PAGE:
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Abstract

The Walters critique of EMU presumed that pro-cyclical country-specific real interest rates would incorporate significant macroeconomic instability in an environment of asymmetric shocks. The literature on optimum currency areas suggests a number of criteria to minimize this risk, such as market flexibility, high degrees of openness, financial integration or similarity in inflation rates. In this paper, we argue that an essential part of macroeconomic volatility in a monetary union’s member country also depends on the mechanism of forming expectations. This is mainly due to (i) the construction of ex ante countryspecific real interest rate, implying a strong or weak negative correlation with current inflation rate and (ii) anticipated (and hence smoothed) loss in competitiveness and boom-bust cycle. In a 2-region 2-sector New Keynesian DSGE model, we apply 5 different specifications of ex ante real interest rates, based on commonly considered types of expectations: rational, adaptive, static, extrapolative and regressive, as well as their hybrids. Our simulations show that rational expectations dominate the other specifications in terms of minimizing the volatility of the most macroeconomic variables. This conclusion is generally insensitive to which group of agents (producers or consumers) and which region (home or foreign) forms the expectations. It also turns out that for some types of expectations the Walters critique indeed applies, i.e. the system does not fulfil the Blanchard-Kahn conditions or the system’s companion matrix has explosive eigenvalues.
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Abstract

The problem of governments’ over-indebtedness is one of the most important challenges for today’s EMU governance. As numbers suggest, the problem of extensive deficits has appeared in the EMU long before the burst of the global financial crisis. We suspect that the membership in a currency area might be partially blamed for such progression of indebtedness. This paper examines the determinants of government risk premiums in the EU Member States to answer if the risk premium assigned by the market may give currency area Member States additional incentives for profligacy. Controlling other factors, we investigate the pattern in which fiscal deficits and GDP growth affect the yield of 10-year-maturity government bonds in the euro area and the non-euro area EU Member States. Our results are straightforward. The market penalizes EU countries that do not belong to the euro area for bad economic performance and extensive deficits from 4 to 7 times stronger. Our estimates confirm the strong impact of the common credibility problem in the EMU but also support the key role of financial stress in determining the cost of government debt.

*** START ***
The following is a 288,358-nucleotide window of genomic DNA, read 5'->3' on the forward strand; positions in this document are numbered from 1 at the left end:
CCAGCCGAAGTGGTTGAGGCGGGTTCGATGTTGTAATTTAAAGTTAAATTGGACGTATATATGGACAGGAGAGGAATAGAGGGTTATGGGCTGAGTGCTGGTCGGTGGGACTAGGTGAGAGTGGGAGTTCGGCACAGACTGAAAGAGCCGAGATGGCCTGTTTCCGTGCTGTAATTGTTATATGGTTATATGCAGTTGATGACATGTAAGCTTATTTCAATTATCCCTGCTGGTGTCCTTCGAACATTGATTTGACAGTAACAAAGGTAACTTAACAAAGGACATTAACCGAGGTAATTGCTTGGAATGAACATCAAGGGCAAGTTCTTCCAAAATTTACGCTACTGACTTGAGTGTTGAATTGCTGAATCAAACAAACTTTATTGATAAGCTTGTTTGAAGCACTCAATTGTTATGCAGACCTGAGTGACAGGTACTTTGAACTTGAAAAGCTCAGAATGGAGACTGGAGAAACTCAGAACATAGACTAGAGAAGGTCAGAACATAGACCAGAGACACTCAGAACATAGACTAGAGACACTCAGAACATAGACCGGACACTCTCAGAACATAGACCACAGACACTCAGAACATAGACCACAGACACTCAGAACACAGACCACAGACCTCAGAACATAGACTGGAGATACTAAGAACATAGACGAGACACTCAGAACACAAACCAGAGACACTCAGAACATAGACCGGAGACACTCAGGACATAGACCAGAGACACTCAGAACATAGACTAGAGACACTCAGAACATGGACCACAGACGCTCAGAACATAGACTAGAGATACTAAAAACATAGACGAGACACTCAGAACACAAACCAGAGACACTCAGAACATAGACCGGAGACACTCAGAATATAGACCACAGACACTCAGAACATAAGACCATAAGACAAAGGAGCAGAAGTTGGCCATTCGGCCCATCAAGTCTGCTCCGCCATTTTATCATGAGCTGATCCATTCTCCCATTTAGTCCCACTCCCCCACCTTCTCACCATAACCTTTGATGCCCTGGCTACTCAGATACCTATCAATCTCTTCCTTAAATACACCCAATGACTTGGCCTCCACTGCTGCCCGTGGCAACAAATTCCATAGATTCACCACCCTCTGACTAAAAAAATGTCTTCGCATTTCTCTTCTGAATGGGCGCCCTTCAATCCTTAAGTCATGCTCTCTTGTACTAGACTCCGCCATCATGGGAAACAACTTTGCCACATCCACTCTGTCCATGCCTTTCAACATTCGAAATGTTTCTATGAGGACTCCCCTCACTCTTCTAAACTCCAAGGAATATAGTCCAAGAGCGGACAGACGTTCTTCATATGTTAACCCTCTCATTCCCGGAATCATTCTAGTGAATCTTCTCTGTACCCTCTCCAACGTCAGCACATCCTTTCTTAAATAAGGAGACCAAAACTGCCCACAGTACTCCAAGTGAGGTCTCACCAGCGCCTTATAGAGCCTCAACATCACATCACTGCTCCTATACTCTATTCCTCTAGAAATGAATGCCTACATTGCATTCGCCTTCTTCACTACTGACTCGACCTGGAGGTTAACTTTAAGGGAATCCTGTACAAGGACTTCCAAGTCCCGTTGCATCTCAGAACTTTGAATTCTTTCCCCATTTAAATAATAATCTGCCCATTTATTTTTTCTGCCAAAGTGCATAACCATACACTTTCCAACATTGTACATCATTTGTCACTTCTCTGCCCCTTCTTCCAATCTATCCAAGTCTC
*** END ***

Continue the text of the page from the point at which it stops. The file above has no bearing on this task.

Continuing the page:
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Abstract

This article introduces and applies two refinements to the algorithm of solving rational expectations models of a currency union. Firstly, building upon Klein (2000), it generalizes the standard methods of solving rational expectations models to the case of time-varying nonstochastic parameters, recurring in a finite cycle. Such a specification occurs in a simple stylized New Keynesian model of the euro area after a joint introduction of (i) rotation in the ECB Governing Council (as constituted by the Treaty of Nice) and (ii) home bias in the interest rate decisions preferred by its members. Secondly, we apply the method of Christiano (2002) to solve the model with heterogenous information sets. This is justified if we argue that the information set of domestic economic agents in a currency union is home-biased (i.e. foreign shocks enter only with a lag). Both methods of solution are illustrated with simulation results.
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Abstract

We consider fiscal and monetary policy interactions in a monetary unionunder monetary leadership, when the common central bank is concerned with theaverage fiscal stance of the union. We use a static two-country monetary unionmodel to investigate the policy-mix problem under different regimes of non-cooperation, cooperation, and enforced cooperation among fiscal authorities.We find that fiscal policy is unambiguously countercyclical, a feature that ismore pronounced under fiscal policy cooperation. Monetary policy can be eithercountercyclical or procyclical. A central bank concerned about the aggregatefiscal stance is effective in stabilizing output and central budget, but at theexpense of inflation stabilization.
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